Stress is a risk factor for drug relapse in humans and it has been suggested that stress-induced neural adaptations alter the threshold for reward. Recent work indicates that the endocannabinoids (ECs), acting via the CB1 cannabinoid receptor, also sensitize the brain to reward; while the CB1 receptor antagonist, SR141716, produces the opposite effect, i.e. reduces the sensitivity of the brain to reward. Our preliminary data show that the concentrations of the EC, N-arachidonylethanolamine (AEA) is reduced in the limbic forebrain both by the dopamine uptake inhibitor GBR129092 and by acute restraint stress. Based upon these data, we hypothesize that the elevation of mesolimbic (ML) dopamine that occurs during stress results in a decrease in the concentration of mesolimbic AEA and that the resulting underactivity of CB1 receptors results in a counterbalancing reduction in the sensitivity of the reward pathway. We predict that manipulations that increase EC concentrations or CB1 receptor activity would enhance the stress-induced sensitization of the reward pathway while removal of CB1 receptors or their inhibition would reduce the sensitization. Mouse models will be used to complete the following specific aims: (1) To determine the relationship between mesolimbic dopamine and mesolimbic AEA; (2) To determine the effects of acute and chronic (predictable and unpredictable) stress on regional EC concentrations, CB1 receptor number and transduction, and FAAH activity; and (3) To determine the role of endogenous activation of the CB1 receptor in the adaptation of the reward circuit to chronic stress. In summary, we will use a combination of techniques to explore the relationships between cannabinergic tone and chronic stress with a focus on the possible role of the CB1 receptor in the modulation of reward sensitivity. The successful completion of these studies will enhance our understanding of the processes involved in the adaptation of the brain to chronic stress.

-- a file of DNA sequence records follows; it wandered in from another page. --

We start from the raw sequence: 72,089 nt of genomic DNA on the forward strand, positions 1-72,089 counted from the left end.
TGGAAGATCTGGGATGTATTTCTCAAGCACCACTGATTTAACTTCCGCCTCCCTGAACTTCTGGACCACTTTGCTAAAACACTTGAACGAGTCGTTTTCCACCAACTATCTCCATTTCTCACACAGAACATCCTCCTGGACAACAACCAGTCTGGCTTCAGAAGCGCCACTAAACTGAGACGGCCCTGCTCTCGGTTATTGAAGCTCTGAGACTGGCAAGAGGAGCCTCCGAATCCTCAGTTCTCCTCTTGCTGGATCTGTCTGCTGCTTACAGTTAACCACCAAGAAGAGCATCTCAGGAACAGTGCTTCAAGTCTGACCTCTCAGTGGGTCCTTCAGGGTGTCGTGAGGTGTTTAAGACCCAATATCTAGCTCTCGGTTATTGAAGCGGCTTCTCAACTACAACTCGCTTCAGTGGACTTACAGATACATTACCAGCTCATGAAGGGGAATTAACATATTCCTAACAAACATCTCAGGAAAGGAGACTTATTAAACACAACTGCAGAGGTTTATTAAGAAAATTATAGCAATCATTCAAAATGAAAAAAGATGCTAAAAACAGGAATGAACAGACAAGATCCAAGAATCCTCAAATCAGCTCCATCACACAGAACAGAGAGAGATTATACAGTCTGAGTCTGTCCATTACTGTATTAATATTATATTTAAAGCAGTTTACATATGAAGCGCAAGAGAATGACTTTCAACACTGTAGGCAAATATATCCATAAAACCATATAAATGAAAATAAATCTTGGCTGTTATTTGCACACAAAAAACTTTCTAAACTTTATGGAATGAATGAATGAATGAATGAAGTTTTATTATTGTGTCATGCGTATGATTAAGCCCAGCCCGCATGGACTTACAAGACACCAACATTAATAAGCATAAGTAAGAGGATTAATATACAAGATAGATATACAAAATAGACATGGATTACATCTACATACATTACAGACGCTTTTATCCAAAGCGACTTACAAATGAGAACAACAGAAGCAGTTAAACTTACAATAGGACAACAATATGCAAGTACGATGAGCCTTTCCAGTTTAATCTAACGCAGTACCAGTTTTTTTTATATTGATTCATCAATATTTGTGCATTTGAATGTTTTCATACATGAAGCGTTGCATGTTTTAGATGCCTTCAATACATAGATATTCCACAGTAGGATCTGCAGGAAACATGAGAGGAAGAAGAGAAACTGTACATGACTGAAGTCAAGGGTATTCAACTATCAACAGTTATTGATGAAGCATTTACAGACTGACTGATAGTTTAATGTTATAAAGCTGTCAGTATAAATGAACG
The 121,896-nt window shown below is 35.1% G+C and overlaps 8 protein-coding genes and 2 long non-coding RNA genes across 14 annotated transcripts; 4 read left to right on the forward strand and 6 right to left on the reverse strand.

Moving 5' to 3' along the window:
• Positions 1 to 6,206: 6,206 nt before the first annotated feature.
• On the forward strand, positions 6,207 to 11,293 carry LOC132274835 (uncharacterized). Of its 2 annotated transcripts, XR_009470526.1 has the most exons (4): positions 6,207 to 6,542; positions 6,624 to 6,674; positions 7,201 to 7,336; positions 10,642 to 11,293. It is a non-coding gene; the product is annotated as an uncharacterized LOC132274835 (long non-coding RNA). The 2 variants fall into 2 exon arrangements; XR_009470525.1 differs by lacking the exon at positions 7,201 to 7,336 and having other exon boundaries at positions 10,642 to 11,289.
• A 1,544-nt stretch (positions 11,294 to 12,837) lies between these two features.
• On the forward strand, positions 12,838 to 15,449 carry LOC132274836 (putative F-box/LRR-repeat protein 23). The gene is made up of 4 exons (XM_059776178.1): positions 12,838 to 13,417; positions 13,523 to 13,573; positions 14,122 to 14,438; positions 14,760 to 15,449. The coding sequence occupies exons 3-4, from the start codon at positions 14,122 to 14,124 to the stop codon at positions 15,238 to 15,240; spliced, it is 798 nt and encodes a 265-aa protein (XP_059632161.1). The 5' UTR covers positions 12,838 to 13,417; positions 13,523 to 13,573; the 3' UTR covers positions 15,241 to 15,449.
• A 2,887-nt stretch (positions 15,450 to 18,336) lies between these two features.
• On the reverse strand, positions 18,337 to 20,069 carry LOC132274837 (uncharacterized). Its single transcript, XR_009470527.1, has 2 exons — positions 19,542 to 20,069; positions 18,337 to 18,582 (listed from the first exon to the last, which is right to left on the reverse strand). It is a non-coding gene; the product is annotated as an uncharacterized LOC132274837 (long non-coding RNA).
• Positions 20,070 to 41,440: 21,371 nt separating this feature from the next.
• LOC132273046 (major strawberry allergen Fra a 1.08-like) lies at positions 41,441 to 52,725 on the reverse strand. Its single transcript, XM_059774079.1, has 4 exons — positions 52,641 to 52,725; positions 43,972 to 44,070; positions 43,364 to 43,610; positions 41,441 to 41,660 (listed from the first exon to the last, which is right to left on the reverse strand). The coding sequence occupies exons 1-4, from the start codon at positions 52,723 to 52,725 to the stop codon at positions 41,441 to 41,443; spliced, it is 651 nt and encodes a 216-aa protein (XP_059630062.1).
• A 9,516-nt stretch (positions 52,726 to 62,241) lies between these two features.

National Institute of Health (NIH)
National Institute on Drug Abuse (NIDA)
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Special Emphasis Panel (ZDA1-RXL-E (14))
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Lin, Yu
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Medical College of Wisconsin
Schools of Medicine
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Hill, M N; Miller, G E; Ho, W-S V et al. (2008) Serum endocannabinoid content is altered in females with depressive disorders: a preliminary report. Pharmacopsychiatry 41:48-53
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Carrier, Erica J; Auchampach, John A; Hillard, Cecilia J (2006) Inhibition of an equilibrative nucleoside transporter by cannabidiol: a mechanism of cannabinoid immunosuppression. Proc Natl Acad Sci U S A 103:7895-900

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